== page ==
Let's review. At this point, you've got the major inspiration for your room, a floorplan, and color scheme. But until now, you've been thinking about a lot of moving parts, weighing options but not nailing down any definitive choices. Now it's about pulling everything together into a final design plan that looks good, makes sense to you, and that you can afford.
Step #1: Start With the Large Furniture
Since furniture is often the largest and most expensive element in a room, it makes sense to start with those big ticket items first. Then you can then start to choose smaller accent pieces, artwork and accessories that work with those major elements. Zero in on one of the dining room tables or sofas that's saved in your research file that also fits in your proposed layout.
This is a good time to go back to Lesson #2 and revisit both the physical features of the room (a.k.a. the dimensions) and the soul-searching you did about your lifestyle and planned use of the space. For every piece that you consider, ask yourself if it will actually work for you. If you have kids, do you want to worry about white upholstery every day? Will a small cafe table have enough place settings for your legendary Sunday suppers? And does it suit your overall style? Will the sofa be long enough to stretch out for naps if that's important to you? Mentally run through the list (or go visit the furniture in the store) to test it out. This is one decision you don't want to rush.
Step #2: Look At Everything Together As One Happy Family
Once your furniture is selected, start filling in the rest of the choices. Your floor plan, or 3D model comes in handy here as it helps you visualize the whole picture. Include wallpaper, curtains, artwork, side tables, and storage solutions. Make a mood board to see them all together, or — if you are using SketchUp — plug them into your 3D model and see how everything works together.
Step #3: Cast a Critical Eye
Variation in color, pattern, texture, and style is essential to decorating — it keeps things interesting. Match-y match-y everything looks staid and flat. It's also largely impractical for those of us who don’t buy all our decor in one fell swoop. People are far more likely to cobble together a room over the years, bringing together a mix of inherited, found and purchased items with a variety of finishes, colors, and styles. When you are putting together your design plan, make sure there's enough surprises in the room to keep everyone on their toes:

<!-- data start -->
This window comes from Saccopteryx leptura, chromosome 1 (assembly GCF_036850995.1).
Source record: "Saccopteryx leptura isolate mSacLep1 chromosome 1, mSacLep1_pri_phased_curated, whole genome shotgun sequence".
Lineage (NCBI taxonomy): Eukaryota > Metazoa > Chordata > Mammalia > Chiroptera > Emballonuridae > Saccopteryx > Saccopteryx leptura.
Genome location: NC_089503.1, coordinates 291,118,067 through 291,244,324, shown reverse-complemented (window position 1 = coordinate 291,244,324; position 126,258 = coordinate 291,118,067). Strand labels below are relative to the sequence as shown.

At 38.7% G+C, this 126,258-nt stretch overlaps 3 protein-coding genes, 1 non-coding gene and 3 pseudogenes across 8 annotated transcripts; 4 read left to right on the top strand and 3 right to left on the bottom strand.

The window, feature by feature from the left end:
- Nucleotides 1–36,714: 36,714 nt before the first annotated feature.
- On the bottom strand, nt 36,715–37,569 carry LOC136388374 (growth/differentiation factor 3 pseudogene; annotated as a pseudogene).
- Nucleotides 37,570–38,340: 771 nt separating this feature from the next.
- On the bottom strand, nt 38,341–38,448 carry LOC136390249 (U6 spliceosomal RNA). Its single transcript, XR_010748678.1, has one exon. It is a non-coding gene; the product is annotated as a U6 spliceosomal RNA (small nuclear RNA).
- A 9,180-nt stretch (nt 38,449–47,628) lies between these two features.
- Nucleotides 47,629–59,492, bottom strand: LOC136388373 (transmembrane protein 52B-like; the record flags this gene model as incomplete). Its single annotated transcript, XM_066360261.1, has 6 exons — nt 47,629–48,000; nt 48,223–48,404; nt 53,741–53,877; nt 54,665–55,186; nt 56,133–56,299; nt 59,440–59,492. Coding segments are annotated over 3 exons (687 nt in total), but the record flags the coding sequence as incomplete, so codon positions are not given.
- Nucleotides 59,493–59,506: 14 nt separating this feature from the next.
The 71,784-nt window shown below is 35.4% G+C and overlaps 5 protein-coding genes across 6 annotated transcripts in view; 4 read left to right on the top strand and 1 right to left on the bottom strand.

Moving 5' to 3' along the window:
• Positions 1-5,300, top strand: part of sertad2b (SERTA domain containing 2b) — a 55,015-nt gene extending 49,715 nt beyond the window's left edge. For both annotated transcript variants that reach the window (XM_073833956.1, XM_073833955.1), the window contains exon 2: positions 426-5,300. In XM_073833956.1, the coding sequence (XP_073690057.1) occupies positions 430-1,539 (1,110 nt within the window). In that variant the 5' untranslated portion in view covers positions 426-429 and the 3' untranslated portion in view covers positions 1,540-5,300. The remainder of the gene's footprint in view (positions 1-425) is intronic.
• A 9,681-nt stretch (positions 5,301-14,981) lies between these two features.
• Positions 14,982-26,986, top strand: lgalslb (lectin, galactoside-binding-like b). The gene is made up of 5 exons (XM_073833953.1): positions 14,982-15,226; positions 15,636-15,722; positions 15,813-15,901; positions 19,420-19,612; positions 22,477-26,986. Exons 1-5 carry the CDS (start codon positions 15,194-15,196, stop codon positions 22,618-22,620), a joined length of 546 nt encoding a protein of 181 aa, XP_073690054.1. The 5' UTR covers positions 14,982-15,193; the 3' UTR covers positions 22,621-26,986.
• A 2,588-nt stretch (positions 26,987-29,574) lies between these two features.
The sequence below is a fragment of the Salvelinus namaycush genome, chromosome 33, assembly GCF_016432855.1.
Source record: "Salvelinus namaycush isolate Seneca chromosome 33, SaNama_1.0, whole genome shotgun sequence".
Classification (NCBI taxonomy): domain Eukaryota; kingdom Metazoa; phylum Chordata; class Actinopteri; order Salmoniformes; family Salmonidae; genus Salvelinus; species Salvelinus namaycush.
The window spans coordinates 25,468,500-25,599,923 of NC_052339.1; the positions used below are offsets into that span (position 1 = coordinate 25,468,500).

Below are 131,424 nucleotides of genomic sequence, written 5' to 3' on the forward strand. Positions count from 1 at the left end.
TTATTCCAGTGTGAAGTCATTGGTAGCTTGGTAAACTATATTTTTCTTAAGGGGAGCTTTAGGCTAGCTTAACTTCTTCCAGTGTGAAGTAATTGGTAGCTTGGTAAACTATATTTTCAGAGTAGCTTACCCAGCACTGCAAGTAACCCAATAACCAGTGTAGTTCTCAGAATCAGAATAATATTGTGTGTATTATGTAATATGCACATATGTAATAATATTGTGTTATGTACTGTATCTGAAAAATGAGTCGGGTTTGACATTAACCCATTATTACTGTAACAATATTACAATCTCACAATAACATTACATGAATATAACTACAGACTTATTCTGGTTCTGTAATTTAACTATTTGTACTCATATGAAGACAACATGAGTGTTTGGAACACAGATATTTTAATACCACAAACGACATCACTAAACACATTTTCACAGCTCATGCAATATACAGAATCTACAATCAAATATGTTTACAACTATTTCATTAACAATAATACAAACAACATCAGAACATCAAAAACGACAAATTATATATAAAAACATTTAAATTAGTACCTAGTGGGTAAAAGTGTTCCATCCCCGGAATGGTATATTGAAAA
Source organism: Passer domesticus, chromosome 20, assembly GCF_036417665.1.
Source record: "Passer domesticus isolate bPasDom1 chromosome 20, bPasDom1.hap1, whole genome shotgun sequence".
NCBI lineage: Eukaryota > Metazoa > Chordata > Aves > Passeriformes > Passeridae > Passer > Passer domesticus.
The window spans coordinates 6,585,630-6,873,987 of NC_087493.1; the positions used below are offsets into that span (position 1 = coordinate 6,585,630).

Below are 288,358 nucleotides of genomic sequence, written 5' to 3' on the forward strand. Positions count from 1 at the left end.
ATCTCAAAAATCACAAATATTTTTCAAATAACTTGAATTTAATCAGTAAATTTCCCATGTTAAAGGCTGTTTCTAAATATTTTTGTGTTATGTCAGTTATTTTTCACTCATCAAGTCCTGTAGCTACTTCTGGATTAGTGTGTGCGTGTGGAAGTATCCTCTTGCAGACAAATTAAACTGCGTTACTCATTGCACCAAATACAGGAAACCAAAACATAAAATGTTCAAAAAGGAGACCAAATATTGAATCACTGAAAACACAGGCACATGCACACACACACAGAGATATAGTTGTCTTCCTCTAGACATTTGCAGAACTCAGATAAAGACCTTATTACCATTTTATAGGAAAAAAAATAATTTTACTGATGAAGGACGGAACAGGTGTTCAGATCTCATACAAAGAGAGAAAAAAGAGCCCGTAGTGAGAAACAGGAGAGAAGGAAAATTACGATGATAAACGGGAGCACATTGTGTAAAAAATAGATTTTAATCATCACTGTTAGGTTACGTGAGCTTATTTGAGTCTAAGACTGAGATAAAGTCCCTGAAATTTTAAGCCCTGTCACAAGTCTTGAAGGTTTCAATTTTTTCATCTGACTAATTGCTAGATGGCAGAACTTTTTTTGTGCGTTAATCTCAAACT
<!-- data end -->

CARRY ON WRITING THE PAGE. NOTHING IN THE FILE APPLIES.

Period Styles: There's nothing that says you can't have mid-century combined with traditional antiques, all in the same room. Give each piece at least one companion who shares a color, style, or finish; you don't want any single, solitary pieces of decor hanging out by their little lonesome. That poor piece of furniture needs a friend, lest it look and feel like the odd man out. If your living room is a place to kick back and relax, don’t layer in overly formal or stuffy furniture. Make all your choices equally informal — with simple lines and soft materials — even if they vary in style.
Color: Once you find your color scheme, don't feel like each element in a chosen color has match perfectly. Use the entire family of tones, tints and shades throughout the room. The living room above uses various shades of rosy red, purple-y brown, and darker plum, but still maintains the overall scheme. In fact, the slight variations keep the room from looking too pat and overly designed.
Price Points: Don't buy everything from the same store. Incorporate items from IKEA in with vintage. It keeps your budget down if that's a consideration, and isn't as predictable.
Step #4: Inhale Deeply & Take At Least One Risk
It's totally tempting to play it safe, but this is when risk equals reward. Commit to one design decision that makes you a little uncomfortable. It might be mixing a couple of patterns together that's you're nervous about, or splurging on something you love but don't know if you should buy it. Whatever it is, take a deep breath and do that ONE THING. Chances are really, really good it's not as crazy as you think, and your room will be all the better for it.
Next Lesson: Just do it all already.
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